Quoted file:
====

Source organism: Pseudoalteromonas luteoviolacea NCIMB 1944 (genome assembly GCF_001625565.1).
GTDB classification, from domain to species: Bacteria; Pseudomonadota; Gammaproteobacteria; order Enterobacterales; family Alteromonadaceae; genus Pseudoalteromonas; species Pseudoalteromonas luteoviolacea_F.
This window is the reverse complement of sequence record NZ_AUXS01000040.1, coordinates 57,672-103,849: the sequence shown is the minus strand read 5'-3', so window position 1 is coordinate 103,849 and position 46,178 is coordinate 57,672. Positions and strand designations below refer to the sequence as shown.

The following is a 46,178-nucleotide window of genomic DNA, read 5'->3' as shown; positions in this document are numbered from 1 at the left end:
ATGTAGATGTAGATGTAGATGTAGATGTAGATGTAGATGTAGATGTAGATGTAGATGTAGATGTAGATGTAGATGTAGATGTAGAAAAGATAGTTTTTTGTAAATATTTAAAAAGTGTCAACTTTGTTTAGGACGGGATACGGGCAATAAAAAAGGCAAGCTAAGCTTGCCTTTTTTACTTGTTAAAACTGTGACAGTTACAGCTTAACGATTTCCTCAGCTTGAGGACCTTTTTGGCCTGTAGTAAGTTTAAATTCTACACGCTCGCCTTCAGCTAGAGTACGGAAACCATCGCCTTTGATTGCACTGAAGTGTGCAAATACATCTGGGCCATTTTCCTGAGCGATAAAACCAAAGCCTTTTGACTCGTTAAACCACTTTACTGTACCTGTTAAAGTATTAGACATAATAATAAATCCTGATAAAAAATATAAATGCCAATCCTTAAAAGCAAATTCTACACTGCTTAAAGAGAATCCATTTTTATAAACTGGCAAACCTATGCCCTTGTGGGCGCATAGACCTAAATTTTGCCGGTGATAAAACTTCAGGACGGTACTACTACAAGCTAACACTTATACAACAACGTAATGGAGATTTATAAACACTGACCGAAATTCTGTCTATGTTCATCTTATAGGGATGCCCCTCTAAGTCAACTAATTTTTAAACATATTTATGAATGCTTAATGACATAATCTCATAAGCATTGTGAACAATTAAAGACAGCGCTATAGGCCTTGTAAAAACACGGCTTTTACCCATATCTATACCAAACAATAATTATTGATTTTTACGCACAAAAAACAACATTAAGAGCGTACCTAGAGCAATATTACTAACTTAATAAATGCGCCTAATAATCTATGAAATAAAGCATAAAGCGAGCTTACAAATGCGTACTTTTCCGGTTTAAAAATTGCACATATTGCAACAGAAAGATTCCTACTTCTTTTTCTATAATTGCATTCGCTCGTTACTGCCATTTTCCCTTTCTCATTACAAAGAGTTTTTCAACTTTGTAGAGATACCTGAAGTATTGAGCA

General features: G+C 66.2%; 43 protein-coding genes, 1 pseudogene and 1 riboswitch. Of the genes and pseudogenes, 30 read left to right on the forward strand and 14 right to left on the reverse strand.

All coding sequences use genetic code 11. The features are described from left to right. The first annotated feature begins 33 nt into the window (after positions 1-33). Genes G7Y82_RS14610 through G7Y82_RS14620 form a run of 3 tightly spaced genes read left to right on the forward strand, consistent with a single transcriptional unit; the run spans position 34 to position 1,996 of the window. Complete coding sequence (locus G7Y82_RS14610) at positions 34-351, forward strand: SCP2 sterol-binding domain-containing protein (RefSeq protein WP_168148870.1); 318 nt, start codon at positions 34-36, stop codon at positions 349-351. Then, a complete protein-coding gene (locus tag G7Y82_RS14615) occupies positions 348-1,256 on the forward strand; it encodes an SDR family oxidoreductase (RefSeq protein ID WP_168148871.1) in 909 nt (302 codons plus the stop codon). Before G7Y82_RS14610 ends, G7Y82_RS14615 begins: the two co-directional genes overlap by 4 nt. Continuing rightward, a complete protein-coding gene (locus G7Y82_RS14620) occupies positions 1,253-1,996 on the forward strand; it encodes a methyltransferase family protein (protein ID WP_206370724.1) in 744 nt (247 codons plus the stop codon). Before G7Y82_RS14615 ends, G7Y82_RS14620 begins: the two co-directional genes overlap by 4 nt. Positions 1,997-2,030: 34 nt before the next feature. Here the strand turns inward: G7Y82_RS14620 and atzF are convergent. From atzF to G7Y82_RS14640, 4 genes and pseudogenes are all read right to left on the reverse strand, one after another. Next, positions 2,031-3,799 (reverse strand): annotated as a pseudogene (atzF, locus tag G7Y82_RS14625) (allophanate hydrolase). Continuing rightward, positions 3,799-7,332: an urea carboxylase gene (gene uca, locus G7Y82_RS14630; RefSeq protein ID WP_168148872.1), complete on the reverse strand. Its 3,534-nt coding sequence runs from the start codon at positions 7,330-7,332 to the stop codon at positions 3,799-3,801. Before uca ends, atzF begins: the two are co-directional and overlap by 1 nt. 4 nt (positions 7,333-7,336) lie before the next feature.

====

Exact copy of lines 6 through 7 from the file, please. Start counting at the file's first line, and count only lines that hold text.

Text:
General features: G+C 66.2%; 43 protein-coding genes, 1 pseudogene and 1 riboswitch. Of the genes and pseudogenes, 30 read left to right on the forward strand and 14 right to left on the reverse strand.

All coding sequences use genetic code 11. The features are described from left to right. The first annotated feature begins 33 nt into the window (after positions 1-33). Genes G7Y82_RS14610 through G7Y82_RS14620 form a run of 3 tightly spaced genes read left to right on the forward strand, consistent with a single transcriptional unit; the run spans position 34 to position 1,996 of the window. Complete coding sequence (locus G7Y82_RS14610) at positions 34-351, forward strand: SCP2 sterol-binding domain-containing protein (RefSeq protein WP_168148870.1); 318 nt, start codon at positions 34-36, stop codon at positions 349-351. Then, a complete protein-coding gene (locus tag G7Y82_RS14615) occupies positions 348-1,256 on the forward strand; it encodes an SDR family oxidoreductase (RefSeq protein ID WP_168148871.1) in 909 nt (302 codons plus the stop codon). Before G7Y82_RS14610 ends, G7Y82_RS14615 begins: the two co-directional genes overlap by 4 nt. Continuing rightward, a complete protein-coding gene (locus G7Y82_RS14620) occupies positions 1,253-1,996 on the forward strand; it encodes a methyltransferase family protein (protein ID WP_206370724.1) in 744 nt (247 codons plus the stop codon). Before G7Y82_RS14615 ends, G7Y82_RS14620 begins: the two co-directional genes overlap by 4 nt. Positions 1,997-2,030: 34 nt before the next feature. Here the strand turns inward: G7Y82_RS14620 and atzF are convergent. From atzF to G7Y82_RS14640, 4 genes and pseudogenes are all read right to left on the reverse strand, one after another. Next, positions 2,031-3,799 (reverse strand): annotated as a pseudogene (atzF, locus tag G7Y82_RS14625) (allophanate hydrolase). Continuing rightward, positions 3,799-7,332: an urea carboxylase gene (gene uca, locus G7Y82_RS14630; RefSeq protein ID WP_168148872.1), complete on the reverse strand. Its 3,534-nt coding sequence runs from the start codon at positions 7,330-7,332 to the stop codon at positions 3,799-3,801. Before uca ends, atzF begins: the two are co-directional and overlap by 1 nt. 4 nt (positions 7,333-7,336) lie before the next feature.